Sudden Change

April 1, 2007

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Resiliency is the ability to recover from sudden changes or hardships. When you recover from adversity, you must adapt successfully to the change.

Sound familiar? Some of the most ridiculous things happen at our meetings and events. Over and over again, we, the resilient leader, steps in—without hesitation—to correct a situation and immediately adapt to the change while simultaneously demonstrating optimism, durability and flexibility. Non-resilient planners are defensive, exhausted, burned out, cynical, and have difficulty adapting to the sudden changes at events. Have you seen any?

Resiliency is not a nice skill to have, but a must-have for leaders. In a world of changing businesses, bosses and rules, the basic principles of resilience are critical for operating in a whirlwind of change.

Acceptance Of Change

Change is constant—we hear this phrase all of the time—and to many the word evokes the feeling of fear. Why? We may lose control. We may feel uncomfortable because we do not want to admit a weakness. After all, we have been successful for so long, so it is easier to ignore the way in which we operate rather than looking at ourselves to improve. Resilient leaders accept change and adapt. If you are uncomfortable with change, seek out new challenges that will stretch your skills. Also, take a serious look at what changes you can control within your organization. The changes you cannot control (i.e., downsizing) require you to control your emotions.

Continuous Learning

Acquiring new skills and improving upon our old skills are at the heart of resiliency. There is great comfort and security with being familiar with your old self. But if you do not improve your old skills, the odds increase that you will feel less competent during a challenging situation. Take a look at a success during the past year. Resilient leaders draw on past experiences.


A key to creating your future is taking charge of yourself. Self-empowerment enables you to take charge of your emotions and behaviors despite what is going on around you. Do you know what your strengths are? Are you challenging yourself by developing new skills? Resilient individuals are always analyzing their strengths.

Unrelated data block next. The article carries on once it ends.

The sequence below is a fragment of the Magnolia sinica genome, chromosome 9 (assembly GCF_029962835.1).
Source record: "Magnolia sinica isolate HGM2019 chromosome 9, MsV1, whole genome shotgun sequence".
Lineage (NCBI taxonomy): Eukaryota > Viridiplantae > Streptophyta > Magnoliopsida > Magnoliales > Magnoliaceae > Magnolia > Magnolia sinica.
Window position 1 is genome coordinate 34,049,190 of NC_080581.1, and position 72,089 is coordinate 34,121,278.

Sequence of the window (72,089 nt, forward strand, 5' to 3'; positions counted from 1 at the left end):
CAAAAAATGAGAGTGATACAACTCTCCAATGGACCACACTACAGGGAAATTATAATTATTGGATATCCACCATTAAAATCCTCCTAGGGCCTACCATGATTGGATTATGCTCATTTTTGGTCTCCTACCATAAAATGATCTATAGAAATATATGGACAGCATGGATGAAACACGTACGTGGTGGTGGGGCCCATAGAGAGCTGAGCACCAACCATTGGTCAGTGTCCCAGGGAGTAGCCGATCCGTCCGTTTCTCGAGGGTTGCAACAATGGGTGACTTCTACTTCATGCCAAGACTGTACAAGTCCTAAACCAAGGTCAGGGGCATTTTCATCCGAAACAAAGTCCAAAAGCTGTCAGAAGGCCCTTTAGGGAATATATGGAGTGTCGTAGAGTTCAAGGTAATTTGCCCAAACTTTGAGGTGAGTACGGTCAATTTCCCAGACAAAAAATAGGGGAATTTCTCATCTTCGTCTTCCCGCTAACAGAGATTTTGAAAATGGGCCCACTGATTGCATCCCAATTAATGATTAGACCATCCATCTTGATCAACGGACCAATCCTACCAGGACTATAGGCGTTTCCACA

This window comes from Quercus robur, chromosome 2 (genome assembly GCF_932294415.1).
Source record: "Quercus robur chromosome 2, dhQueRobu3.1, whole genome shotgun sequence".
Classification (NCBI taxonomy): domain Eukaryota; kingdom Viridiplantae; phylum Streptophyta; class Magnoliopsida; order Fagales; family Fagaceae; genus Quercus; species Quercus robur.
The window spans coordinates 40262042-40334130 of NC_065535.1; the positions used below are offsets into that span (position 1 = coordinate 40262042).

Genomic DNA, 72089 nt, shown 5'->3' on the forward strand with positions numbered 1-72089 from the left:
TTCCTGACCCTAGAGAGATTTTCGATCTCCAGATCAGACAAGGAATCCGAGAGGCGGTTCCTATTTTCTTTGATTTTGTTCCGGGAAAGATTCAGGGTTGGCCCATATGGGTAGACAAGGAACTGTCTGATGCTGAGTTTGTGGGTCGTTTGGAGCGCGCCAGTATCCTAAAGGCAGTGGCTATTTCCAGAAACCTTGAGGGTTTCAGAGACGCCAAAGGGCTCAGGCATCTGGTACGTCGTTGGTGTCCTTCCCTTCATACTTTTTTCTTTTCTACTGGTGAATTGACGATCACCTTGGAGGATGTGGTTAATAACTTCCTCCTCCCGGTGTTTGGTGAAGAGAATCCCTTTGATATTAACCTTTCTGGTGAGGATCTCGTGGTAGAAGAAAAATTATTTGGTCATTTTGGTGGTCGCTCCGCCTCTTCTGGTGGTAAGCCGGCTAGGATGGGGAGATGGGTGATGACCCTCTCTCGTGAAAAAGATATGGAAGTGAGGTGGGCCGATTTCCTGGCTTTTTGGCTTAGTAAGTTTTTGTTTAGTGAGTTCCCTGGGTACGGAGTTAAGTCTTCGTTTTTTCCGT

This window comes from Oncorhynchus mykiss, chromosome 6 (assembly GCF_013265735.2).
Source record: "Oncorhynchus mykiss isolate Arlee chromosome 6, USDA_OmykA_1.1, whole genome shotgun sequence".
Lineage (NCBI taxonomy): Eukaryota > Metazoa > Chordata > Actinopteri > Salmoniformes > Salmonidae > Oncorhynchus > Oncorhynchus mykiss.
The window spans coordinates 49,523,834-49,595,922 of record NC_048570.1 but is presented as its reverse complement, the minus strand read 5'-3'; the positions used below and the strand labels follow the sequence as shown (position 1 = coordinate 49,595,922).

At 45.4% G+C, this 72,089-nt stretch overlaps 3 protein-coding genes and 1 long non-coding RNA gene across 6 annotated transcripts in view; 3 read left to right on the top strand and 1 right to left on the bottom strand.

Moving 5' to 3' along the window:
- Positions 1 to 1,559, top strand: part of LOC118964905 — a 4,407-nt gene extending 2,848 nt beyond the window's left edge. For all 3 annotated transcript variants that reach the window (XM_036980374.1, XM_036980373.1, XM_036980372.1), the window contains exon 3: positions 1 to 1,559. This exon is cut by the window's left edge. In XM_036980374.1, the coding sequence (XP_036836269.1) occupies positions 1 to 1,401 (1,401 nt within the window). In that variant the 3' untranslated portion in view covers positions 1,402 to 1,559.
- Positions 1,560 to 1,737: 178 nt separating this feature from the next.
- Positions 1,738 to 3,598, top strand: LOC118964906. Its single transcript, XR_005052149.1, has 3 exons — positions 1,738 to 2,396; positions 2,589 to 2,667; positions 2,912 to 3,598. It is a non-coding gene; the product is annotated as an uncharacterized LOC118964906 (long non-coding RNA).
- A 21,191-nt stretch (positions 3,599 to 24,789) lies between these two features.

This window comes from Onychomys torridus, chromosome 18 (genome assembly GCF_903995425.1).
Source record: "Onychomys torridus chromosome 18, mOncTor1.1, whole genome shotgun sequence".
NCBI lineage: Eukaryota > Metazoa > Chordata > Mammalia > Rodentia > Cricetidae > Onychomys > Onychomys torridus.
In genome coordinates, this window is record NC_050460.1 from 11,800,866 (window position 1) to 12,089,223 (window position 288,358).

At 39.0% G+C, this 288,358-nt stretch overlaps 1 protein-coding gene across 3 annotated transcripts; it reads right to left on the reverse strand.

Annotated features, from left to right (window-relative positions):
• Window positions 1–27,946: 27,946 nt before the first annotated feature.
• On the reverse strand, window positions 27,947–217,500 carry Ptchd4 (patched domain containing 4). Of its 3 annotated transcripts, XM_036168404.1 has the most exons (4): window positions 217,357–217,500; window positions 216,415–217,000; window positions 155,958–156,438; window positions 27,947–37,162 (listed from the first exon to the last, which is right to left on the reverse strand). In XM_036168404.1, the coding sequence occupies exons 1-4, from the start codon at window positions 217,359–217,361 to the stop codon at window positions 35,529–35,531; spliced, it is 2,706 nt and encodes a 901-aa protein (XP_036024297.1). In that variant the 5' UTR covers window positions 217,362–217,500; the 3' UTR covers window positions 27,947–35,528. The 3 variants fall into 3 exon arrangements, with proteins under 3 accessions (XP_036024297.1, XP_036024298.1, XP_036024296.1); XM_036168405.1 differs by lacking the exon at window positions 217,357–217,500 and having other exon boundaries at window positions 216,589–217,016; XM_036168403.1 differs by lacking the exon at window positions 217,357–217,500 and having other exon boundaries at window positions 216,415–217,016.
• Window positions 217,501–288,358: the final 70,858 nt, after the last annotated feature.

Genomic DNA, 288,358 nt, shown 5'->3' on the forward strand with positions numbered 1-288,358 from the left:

Sense of Purpose

Being resilient is understanding what your most important value is. What do you do at work and at home that reflects this value? A sense of purpose signifies a direction you are going in, your aspirations, motivation and persistence. A resilient leader’s confidence is directly related to their sense of purpose.

Personal Identity

Self-branding, or your personal identity, is about building and maintaining your name and reputation. Positive words and actions will protect your reputation while negative choices will hurt your image and your family name. The core value supporting your personal identity is the representation of a group first—your family or your company—followed by your individual or personal brand. What people say about you really matters. It is very difficult to achieve your goals with a tarnished reputation. How many of your colleagues will do business with you if they do not trust you?

Reputation is about earning credibility, not expecting it. You must work hard at building credibility so others are confident about doing business with you. One way to earn credibility is to keep your promises. Another way to earn credibility is honesty. Resilient leaders know that their decisions reflect on many brands. These brands include family name, reputation, the company, and the industry. Your self-brand will sell naturally, so make your brand work for you. So what does your personal logo look like? What is your personal metaphor?

A generic silhouette of a person.
About the author
Michele Wierzgac